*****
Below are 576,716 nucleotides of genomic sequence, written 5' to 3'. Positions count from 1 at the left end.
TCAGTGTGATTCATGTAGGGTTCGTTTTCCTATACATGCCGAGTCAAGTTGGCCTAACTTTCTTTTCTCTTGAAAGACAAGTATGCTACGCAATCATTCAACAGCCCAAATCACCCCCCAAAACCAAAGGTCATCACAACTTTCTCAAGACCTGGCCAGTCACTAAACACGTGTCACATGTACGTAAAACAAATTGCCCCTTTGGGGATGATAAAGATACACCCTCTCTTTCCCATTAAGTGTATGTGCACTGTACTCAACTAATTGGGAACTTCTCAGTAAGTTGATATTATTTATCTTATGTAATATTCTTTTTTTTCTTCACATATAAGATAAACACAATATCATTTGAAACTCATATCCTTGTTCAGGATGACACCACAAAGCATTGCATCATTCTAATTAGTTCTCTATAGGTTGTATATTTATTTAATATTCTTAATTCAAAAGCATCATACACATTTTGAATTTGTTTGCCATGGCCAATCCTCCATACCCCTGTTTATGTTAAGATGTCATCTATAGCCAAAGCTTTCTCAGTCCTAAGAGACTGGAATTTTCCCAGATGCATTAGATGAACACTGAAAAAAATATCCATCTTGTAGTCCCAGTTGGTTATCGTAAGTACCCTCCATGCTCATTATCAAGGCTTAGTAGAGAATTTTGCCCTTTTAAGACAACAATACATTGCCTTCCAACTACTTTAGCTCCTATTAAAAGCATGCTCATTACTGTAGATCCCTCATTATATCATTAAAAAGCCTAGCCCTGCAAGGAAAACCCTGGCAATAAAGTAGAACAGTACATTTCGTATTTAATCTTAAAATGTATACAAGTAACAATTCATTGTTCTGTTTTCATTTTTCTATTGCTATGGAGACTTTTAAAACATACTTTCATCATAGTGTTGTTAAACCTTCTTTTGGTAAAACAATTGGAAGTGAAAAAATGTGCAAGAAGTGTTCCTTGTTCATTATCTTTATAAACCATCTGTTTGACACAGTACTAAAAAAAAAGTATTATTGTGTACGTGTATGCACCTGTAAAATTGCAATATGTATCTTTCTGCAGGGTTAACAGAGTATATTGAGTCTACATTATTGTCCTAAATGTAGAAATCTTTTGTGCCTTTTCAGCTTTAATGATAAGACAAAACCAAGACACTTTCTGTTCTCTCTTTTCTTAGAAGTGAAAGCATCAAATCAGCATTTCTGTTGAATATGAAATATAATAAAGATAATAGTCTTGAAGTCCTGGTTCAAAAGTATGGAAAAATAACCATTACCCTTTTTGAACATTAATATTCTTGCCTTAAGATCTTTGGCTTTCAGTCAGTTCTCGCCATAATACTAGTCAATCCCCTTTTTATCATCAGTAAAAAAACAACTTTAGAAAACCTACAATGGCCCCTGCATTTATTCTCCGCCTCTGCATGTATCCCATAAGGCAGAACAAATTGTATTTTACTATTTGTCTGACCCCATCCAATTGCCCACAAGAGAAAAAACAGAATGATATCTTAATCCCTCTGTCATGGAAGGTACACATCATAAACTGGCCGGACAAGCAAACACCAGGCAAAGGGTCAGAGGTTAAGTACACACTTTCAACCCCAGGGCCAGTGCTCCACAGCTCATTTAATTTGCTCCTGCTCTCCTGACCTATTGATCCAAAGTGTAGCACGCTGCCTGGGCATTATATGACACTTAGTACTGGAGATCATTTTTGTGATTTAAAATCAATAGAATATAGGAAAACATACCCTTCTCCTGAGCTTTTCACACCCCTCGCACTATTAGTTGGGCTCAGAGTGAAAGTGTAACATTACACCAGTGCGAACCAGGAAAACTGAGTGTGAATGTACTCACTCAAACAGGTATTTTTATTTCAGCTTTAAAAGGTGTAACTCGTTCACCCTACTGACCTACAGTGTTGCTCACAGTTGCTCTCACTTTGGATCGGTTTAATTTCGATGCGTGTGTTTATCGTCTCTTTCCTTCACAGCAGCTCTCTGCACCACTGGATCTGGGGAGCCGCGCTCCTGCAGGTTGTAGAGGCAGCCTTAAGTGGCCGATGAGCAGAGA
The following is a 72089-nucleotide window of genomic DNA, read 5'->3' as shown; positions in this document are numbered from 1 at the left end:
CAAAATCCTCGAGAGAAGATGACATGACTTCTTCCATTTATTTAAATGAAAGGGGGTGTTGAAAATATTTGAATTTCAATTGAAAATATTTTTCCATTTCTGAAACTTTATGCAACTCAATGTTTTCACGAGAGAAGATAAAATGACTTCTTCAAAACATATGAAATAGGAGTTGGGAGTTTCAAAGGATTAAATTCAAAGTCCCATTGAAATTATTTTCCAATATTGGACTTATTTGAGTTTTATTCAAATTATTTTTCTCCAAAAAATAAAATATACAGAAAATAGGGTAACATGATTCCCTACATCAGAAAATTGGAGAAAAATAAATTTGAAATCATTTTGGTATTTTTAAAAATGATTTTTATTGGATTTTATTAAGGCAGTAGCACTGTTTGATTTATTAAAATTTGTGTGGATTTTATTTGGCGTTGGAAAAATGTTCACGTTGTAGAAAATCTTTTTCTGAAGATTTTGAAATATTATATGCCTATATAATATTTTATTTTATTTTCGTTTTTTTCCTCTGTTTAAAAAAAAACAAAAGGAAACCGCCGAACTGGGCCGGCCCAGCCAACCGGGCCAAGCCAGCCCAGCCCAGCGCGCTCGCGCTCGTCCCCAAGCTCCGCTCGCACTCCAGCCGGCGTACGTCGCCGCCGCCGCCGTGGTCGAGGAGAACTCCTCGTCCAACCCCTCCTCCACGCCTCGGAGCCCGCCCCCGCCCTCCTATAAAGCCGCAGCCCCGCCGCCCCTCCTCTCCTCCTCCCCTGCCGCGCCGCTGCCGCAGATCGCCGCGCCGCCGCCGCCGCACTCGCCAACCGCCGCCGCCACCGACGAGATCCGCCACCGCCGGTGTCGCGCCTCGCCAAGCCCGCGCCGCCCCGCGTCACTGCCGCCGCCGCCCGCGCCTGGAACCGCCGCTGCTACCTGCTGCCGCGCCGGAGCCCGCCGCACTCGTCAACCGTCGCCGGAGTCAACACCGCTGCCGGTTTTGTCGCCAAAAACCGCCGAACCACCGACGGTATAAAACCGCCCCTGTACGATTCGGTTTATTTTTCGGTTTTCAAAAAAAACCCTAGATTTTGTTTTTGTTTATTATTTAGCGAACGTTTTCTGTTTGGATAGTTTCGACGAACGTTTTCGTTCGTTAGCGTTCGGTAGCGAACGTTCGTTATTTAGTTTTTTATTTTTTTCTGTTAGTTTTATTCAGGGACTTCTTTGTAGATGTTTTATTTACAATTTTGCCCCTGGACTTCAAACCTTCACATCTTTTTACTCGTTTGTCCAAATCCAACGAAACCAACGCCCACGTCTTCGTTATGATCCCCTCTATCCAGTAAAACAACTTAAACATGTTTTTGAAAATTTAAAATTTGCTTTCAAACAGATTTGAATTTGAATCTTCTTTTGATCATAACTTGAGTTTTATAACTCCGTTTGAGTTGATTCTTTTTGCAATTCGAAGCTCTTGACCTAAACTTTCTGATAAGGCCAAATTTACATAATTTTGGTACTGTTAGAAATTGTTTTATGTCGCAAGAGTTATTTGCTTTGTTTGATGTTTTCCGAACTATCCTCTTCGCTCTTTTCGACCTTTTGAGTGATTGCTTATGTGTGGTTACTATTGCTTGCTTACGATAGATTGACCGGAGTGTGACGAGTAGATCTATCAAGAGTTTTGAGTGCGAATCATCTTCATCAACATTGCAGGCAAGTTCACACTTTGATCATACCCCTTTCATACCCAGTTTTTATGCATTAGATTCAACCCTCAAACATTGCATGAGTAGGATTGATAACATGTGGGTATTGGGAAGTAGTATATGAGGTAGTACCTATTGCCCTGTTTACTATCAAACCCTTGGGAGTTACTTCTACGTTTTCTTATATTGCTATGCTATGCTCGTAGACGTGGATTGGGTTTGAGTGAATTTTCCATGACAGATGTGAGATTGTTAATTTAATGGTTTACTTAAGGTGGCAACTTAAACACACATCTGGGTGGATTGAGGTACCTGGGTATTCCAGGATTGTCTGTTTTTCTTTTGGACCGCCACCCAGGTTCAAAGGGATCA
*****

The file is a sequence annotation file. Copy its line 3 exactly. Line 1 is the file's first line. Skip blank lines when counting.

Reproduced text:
The following is a 72089-nucleotide window of genomic DNA, read 5'->3' as shown; positions in this document are numbered from 1 at the left end: